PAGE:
One thing those closest to me know is that I do not show emotion. Also, I’m a rockstar in stressful situations. When I am alone, that is when I process and stuff emotion. Healthy? No. What I do? Yes.
I turned to look at Donna lying on the couch. She was nothing but bones, and she was so jaundiced that the whites of her eyes were yellow. She had lost more teeth and had no strength. I stood in the doorway. Frozen. I put my head down, and the tears flowed freely. I could not hold them in.
She first asked me why on earth I knocked. Family does not knock. I still couldn’t move. Then, I heard her say, “Brandi, come here.” I walked over and sat next to her. I lay across her frail body, weeping uncontrollably. She just stroked my hair and said that things would be fine. She said she drank some that day and hadn’t thrown it up.
That moment froze in time for me. Again, here Donna is, knowing what she knew, and she was comforting me. See that day, she had called me earlier and told me that the good news was she did not have Co-vid, but the bad news was that she had stage 4 pancreatic cancer.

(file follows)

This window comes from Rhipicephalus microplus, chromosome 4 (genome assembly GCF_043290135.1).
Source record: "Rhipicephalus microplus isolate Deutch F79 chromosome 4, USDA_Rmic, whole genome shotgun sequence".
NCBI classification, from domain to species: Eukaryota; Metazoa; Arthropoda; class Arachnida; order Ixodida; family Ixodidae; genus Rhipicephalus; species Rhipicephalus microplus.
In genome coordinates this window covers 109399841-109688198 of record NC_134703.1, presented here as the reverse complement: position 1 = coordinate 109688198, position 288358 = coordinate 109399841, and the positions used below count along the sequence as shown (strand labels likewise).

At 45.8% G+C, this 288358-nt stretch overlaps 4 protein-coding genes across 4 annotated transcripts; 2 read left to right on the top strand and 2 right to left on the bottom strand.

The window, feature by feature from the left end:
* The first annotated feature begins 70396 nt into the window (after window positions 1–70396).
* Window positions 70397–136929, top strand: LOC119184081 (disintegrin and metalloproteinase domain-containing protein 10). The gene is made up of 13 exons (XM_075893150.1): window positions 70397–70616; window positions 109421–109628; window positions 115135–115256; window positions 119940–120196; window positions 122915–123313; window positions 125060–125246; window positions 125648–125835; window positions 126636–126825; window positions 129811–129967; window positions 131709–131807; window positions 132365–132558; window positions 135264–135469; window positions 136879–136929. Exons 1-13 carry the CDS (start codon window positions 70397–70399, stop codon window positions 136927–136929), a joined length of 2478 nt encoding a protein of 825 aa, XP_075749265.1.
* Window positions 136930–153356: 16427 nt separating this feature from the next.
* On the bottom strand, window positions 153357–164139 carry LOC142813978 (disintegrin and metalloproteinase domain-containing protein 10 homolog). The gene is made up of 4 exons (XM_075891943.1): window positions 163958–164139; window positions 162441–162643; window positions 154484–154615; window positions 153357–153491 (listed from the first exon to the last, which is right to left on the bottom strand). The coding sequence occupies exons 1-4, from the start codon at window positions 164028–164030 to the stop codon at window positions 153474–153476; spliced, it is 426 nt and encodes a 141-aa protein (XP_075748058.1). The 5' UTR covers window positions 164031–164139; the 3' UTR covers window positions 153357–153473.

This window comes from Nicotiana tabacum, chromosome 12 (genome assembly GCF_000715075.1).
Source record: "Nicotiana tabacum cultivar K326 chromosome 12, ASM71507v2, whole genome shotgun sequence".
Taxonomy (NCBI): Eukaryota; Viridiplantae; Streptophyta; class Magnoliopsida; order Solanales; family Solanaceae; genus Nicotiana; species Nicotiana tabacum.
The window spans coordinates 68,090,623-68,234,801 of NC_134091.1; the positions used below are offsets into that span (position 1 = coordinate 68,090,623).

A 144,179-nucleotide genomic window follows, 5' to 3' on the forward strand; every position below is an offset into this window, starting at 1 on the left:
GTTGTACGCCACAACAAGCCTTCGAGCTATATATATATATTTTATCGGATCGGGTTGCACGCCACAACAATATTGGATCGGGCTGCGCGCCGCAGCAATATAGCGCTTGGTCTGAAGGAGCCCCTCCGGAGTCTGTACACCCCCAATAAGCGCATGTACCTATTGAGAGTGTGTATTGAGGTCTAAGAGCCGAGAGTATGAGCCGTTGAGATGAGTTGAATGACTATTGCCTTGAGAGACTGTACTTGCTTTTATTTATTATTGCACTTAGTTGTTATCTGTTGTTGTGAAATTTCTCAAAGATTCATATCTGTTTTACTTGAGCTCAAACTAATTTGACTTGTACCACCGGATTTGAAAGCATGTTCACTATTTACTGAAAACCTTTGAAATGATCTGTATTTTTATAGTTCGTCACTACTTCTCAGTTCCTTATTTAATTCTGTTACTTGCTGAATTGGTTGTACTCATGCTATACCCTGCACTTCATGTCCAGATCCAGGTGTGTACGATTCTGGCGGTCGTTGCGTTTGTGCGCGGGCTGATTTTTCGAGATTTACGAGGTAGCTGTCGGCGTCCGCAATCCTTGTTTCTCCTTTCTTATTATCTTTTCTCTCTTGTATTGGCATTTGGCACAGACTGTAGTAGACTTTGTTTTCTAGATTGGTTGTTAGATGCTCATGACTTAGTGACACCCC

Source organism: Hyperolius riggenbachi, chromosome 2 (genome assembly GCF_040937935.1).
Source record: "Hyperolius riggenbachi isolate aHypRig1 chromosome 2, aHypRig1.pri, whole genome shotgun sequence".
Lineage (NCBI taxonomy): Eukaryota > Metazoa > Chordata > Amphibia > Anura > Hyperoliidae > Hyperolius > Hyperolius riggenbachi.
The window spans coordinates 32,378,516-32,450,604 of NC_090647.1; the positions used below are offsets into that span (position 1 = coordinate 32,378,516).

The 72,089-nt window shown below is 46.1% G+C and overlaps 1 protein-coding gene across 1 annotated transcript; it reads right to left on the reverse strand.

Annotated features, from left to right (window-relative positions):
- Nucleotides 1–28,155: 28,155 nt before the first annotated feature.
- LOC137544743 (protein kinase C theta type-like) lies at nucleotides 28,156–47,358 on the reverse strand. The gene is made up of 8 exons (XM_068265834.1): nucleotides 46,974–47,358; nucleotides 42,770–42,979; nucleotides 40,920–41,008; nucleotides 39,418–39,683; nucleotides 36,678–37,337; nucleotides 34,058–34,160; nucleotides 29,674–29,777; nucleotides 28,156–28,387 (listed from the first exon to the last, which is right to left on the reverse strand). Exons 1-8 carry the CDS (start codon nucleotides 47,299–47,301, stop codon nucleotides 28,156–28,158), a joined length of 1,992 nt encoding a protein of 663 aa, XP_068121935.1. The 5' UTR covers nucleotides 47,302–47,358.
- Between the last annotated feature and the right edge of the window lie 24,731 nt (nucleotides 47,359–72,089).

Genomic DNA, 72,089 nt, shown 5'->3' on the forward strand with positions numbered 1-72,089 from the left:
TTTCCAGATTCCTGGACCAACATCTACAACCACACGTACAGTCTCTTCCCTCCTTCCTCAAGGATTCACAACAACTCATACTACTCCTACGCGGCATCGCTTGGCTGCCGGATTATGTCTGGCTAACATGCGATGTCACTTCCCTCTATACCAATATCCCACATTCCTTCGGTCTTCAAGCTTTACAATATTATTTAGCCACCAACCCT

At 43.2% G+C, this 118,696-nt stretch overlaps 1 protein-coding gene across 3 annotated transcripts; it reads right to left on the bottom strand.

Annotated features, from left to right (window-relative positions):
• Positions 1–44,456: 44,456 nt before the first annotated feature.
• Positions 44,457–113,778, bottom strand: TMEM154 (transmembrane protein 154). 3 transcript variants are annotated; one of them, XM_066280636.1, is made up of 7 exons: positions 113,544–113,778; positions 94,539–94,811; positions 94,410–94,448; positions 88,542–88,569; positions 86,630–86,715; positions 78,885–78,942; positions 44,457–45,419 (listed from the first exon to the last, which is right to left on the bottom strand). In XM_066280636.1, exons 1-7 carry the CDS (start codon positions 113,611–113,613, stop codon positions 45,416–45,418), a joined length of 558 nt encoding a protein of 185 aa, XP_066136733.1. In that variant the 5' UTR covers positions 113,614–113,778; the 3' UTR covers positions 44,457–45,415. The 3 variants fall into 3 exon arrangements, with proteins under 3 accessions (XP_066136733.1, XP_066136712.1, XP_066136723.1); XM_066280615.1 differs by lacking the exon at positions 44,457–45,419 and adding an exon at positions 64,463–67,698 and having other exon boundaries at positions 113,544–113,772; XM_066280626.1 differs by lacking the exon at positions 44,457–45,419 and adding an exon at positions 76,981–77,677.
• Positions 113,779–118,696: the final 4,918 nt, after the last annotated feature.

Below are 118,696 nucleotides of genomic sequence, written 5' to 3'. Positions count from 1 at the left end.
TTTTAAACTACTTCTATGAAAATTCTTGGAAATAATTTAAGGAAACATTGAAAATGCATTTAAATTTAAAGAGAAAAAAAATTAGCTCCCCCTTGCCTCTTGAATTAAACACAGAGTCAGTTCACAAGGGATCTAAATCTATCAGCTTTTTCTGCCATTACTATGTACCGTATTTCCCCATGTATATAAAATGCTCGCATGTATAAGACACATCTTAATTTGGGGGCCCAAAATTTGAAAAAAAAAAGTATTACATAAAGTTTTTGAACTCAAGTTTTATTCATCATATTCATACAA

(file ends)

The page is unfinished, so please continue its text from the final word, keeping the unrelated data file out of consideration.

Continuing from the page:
You don’t realize it until you see it. I knew Donna’s time was limited. She was going to fight and do all the right things. She was going to drink more water, eat more, and do whatever the doctor said, but by then, it was too late. She knew. I knew. We all knew. Yet, we hoped that it would be different.
I begged her to let me take her to the ER just to get some fluid. Her belly had begun to swell, and I knew she was hurting from losing so much weight and laying in one position. She refused. Every day I would go over there and stay for as long as possible. Most of the time, it was just us. Sometimes her grandchildren would come in and out of her son. They all lived with her.
With each passing day, she would get weaker. One day, she wanted me to brush her hair. One day she wanted me to rub her feet and legs. They were so swollen, but the pressure of me rubbing her feet made her feel better.
There were some days when her older sisters would come. One lived in Michigan and came home to be with Donna as much as possible. I tried to lift as much of the burden off of them so that they could spend good quality time with her.